I have no idea what her service number was, although I do know her D.O.B., where she was born, parents and such. After the war, she settled in Epsom, Surrey, and became a nurse, then Sister, in a mental hospital there. She died of cancer in 1973.

Do you think I have any chance of finding out anything?
Where do I start?

Any help much appreciated.
OSLF
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Old 11th Mar 2018, 10:16
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OffshoreSLF ... we have a Thread on the subject, which led us to this >>> https://www.gov.uk/get-copy-military...-elses-records
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Old 11th Mar 2018, 11:56
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Just wondering what was the shortest time a Bomber Pilot became the Captain from joining up?

My Uncle was in A Flight Ninth Course Photo No 1 Squadron RAF Aberystwyth 25th Feb 1941 ( presumably photo was at the end of the Course?? ) I presume this was an ITW course?

On the 10th Jan 1942 some Eleven months after Course Photo he was a Wellington Captain with 40 Squadron as a Flying Officer with a Sgt Co pilot and came down off Wilhelmshaven and spent the rest of the war a POW.

PS Clearly if trained overseas it would have taken longer especially as according to books I have read the vast majority returning to the UK required further training due to weather in UK being so different.??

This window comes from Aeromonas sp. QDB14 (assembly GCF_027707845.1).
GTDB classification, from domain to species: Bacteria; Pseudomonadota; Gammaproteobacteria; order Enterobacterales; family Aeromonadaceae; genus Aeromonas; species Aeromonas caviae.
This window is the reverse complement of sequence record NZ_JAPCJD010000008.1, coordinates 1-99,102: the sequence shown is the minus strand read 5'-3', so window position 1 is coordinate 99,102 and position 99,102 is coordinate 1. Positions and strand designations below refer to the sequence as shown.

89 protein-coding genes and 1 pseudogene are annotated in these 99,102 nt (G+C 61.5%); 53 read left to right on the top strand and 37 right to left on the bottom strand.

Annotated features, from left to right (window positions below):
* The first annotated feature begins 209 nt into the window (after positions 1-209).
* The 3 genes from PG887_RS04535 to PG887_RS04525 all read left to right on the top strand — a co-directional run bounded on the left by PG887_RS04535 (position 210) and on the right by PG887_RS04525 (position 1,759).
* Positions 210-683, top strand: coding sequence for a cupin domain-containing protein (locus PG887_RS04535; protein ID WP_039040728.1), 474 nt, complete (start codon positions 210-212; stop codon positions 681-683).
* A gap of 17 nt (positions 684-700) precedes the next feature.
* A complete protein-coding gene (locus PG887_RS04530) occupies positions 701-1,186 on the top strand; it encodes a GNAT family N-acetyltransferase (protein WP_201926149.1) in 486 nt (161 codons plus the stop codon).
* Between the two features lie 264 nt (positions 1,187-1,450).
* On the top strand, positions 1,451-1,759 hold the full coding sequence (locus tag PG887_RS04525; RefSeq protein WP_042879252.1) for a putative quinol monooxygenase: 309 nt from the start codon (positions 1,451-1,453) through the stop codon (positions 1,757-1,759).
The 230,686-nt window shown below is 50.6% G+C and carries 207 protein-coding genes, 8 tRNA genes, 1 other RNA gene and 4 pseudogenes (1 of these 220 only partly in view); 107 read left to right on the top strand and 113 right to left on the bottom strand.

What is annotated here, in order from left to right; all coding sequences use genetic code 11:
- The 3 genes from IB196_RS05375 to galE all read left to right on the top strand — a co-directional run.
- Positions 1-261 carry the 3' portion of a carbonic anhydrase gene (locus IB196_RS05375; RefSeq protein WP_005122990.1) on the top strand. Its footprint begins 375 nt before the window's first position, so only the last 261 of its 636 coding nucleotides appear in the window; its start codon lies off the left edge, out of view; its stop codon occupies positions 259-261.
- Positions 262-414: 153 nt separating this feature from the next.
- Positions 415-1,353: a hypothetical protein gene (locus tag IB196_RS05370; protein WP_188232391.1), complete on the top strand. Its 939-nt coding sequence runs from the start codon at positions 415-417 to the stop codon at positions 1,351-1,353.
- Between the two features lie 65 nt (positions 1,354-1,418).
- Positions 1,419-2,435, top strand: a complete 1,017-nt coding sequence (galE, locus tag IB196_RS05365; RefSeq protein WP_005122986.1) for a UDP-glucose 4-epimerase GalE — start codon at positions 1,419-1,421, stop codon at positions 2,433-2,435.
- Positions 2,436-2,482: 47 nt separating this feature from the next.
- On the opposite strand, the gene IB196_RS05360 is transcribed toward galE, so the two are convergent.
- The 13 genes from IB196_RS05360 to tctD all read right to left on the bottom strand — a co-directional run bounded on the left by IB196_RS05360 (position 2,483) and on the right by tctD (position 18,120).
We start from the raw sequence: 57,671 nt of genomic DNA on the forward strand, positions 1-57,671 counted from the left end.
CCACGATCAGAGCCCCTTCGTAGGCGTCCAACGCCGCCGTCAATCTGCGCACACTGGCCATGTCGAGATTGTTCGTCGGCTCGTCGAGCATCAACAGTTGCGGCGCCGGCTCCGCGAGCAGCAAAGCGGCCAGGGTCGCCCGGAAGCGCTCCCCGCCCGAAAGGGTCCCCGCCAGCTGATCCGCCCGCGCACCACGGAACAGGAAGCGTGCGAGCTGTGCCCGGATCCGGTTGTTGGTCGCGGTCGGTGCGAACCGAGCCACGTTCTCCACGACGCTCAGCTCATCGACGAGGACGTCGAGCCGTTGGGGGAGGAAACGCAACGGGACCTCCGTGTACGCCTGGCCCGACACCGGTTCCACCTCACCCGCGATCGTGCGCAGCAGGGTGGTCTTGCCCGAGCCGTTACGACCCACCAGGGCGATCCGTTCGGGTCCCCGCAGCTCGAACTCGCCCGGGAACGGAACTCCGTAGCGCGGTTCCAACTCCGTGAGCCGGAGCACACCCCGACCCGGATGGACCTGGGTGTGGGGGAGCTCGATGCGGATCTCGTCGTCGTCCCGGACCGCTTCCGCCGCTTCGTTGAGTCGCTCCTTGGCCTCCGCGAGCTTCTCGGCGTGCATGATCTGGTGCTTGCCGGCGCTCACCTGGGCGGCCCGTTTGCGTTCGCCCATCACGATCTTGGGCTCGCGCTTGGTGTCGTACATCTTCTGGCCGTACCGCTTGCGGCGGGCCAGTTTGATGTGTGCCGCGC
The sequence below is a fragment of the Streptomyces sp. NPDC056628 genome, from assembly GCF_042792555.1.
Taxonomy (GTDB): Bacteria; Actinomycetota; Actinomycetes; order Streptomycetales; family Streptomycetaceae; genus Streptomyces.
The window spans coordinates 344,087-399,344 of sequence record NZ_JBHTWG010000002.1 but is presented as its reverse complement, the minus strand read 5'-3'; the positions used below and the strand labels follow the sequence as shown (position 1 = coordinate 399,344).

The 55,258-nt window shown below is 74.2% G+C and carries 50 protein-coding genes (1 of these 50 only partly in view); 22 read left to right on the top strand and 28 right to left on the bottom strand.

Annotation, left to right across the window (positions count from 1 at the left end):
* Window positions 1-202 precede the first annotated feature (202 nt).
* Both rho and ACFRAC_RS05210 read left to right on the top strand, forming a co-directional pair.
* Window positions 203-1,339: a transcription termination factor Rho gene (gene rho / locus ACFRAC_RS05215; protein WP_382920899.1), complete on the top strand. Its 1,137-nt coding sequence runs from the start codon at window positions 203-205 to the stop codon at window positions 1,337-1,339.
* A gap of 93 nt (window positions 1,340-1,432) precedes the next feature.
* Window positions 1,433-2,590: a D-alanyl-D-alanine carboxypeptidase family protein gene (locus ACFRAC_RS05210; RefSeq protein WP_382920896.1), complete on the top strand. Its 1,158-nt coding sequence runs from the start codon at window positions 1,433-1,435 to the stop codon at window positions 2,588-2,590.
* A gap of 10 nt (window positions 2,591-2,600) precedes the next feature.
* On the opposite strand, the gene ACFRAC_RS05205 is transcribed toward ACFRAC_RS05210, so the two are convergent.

PPS As a retired Pilot myself I am amazed how these young pilots with so little experience suddenly were expected to launch of in charge of a 2/4 engine heavily laden bomber in the middle of the night.

Last edited by thegypsy; 11th Mar 2018 at 15:38.
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Old 11th Mar 2018, 16:57
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Whilst scanning "The Sprog" I've been counting up the base personnel, it is quite a number.

Lead by Group Captain P.G. Chichester there was a large base contingent of
SHQ (Station Head Quarters?) 33
SHQ Signals 21
Sick Quarters 18
Dental Section 3
Pilots 50
Bombing Flight 38
Flying Squadron HQ and Wireless Operators 42
Equipment Section 30
Fire Section 6 plus 11 locals
Maintenance Wing HQ 11
Communications Flight 26
MT Section 19
Maintenance Wing - A. Major Repairs 36
Maintenance Wing - B. Electrical Section 30
Maintenance Wing - C. Instrument Section 20
Maintenance Wing - D. Minor Inspections Riggers 34
Maintenance Wing - E. Station Workshops 26
Maintenance Wing - F. Minor Inspections Fitters 29
Maintenance Wing - G. Major Inspections Fitters 40
Maintenance Wing - H. Major Inspections Riggers 34
Photographic Section 8
SAWAS Canteen Committee 14
Navigation Flight - Snags 29
Navigation Flight - Blue 29 -2 duplicates = 27
Navigation Flight - Red 28 -2 duplicates = 26
Armory 42
Native Military Corps 4 plus 37 locals
Canteen Staff 8
Safety Equipment Section 8
Technical Reference Library 4
Service Police 16
Cooks and Caterers 20
Meteorological Section 7
Pigeon Section 4 plus 1 local
Which gives a total complement of 785

From October 1940 to publication in March 1945 3,000 pupils had been trained and more (including my dad) would complete their courses before closure.
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Old 11th Mar 2018, 17:24
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Originally Posted by MPN11
OffshoreSLF ... we have a Thread on the subject, which led us to this >>> https://www.gov.uk/get-copy-military...-elses-records
MPN11 - Thanks very much for the link.